# Multi-Variable Calculus: Cancellation of dot products

1. Sep 7, 2011

1. The problem statement, all variables and given/known data

In real-number multiplication, if uv1 = uv2 and u ≠ 0, then we can cancel the u and conclude that v1 = v2. Does the same rule hold for the dot product: If uv1 = uv2 and u ≠ 0, can you conclude that v1 = v2? Give reasons for your answer.

2. Relevant equations

3. The attempt at a solution

If we let u = k<u1, u2> with u2 = 0 and scalar k, then the dot product of u with any other vector v = k<v1, v2> will simply be the component kv1 because u2 will make the ku2kv2 product always zero regardless of its value. Thus, v can be infinitely many different vectors and still have the same dot product with u.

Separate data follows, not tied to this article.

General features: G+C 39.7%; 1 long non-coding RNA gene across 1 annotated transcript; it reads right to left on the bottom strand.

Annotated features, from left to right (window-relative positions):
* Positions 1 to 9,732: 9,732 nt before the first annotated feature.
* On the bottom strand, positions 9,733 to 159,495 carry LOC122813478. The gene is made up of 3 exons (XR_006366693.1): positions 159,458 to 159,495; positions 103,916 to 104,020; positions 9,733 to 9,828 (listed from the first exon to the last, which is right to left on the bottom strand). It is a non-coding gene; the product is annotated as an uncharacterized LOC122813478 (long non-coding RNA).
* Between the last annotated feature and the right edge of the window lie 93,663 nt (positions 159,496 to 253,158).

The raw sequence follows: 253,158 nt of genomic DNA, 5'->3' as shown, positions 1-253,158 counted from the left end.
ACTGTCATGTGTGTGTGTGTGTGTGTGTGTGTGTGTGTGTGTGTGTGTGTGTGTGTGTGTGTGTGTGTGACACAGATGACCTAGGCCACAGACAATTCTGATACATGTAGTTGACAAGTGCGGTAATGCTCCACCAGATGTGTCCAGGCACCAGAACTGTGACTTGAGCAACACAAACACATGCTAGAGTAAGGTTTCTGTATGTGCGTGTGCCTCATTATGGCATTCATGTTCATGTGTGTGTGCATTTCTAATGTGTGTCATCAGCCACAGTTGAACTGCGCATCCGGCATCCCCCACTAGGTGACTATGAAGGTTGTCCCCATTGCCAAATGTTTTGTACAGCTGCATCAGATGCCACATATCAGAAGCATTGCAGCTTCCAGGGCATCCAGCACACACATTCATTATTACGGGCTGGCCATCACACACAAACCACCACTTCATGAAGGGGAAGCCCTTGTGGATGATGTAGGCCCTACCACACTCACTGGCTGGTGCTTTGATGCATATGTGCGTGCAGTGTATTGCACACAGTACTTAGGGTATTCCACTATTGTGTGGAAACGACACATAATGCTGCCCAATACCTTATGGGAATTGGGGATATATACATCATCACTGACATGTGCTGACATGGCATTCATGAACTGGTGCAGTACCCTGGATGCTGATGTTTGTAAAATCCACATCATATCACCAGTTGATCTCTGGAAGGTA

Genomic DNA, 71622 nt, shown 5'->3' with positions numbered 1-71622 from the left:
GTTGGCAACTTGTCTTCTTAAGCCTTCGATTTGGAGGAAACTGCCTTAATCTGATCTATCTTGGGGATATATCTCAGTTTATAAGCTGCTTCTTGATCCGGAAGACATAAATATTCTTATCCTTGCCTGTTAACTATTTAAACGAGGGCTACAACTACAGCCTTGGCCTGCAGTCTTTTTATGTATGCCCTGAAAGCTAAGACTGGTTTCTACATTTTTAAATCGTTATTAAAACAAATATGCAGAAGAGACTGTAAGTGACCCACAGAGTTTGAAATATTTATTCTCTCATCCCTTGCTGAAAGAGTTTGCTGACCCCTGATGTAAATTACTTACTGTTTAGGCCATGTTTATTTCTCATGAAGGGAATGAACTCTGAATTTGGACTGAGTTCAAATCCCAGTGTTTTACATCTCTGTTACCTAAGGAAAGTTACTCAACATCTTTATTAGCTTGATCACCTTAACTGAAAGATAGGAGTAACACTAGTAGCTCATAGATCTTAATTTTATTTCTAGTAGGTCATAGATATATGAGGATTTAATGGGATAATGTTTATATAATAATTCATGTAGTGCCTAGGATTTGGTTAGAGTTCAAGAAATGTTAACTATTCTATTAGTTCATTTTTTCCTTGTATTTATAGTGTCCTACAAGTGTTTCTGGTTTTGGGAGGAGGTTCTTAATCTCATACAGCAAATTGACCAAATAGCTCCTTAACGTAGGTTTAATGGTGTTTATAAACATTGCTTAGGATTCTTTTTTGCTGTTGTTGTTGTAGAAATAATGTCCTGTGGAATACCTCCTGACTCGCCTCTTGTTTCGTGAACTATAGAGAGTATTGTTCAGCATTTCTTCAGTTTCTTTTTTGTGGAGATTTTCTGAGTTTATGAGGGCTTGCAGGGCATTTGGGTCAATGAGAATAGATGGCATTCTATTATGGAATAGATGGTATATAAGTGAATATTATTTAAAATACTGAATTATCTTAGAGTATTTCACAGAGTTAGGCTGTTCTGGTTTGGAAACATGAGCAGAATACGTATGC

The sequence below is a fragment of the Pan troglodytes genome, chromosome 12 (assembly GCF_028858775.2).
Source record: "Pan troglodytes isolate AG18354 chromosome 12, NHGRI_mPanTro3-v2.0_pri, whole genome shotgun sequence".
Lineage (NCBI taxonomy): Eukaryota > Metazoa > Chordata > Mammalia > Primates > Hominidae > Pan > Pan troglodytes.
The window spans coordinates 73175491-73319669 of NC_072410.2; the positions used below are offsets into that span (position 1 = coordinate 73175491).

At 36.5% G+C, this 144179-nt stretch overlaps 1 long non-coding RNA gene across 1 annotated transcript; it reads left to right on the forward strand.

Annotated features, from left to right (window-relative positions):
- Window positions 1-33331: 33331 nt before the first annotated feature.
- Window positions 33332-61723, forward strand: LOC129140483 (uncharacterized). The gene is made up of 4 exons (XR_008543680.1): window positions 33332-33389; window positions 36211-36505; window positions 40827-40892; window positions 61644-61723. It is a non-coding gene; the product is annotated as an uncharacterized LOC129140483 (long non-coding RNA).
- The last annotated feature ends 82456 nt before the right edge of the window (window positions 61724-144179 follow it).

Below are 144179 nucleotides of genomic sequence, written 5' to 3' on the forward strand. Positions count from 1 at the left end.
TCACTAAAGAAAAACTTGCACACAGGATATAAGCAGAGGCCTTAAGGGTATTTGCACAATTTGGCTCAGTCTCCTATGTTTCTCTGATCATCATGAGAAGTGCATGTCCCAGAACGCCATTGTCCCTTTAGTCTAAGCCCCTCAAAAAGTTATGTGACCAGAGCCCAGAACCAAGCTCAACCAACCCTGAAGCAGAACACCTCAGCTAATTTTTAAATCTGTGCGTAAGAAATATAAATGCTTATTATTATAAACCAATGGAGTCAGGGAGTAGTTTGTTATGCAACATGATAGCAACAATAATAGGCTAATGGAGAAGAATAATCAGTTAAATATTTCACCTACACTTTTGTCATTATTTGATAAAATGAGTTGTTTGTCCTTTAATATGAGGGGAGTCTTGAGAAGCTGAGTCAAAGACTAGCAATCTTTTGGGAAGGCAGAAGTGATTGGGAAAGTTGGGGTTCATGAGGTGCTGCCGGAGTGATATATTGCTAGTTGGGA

2. Sep 7, 2011

### Pyrrhus

The hint is can you compute an inverse of $\vec{u}$ ? and thus multiply both by that inverse in order that both vectors v1 and v2 are equal.

3. Sep 7, 2011

### lanedance

also a counter example might be good here, how about considering when
u • v1 = u • v2 = 0

what does this mean geometrically? using that it should be easy to find a counter example in 3D space

4. Sep 7, 2011

### vela

Staff Emeritus
Just out of curiosity, why do you introduce the scalar k? Doesn't your argument work without the k's?

5. Sep 7, 2011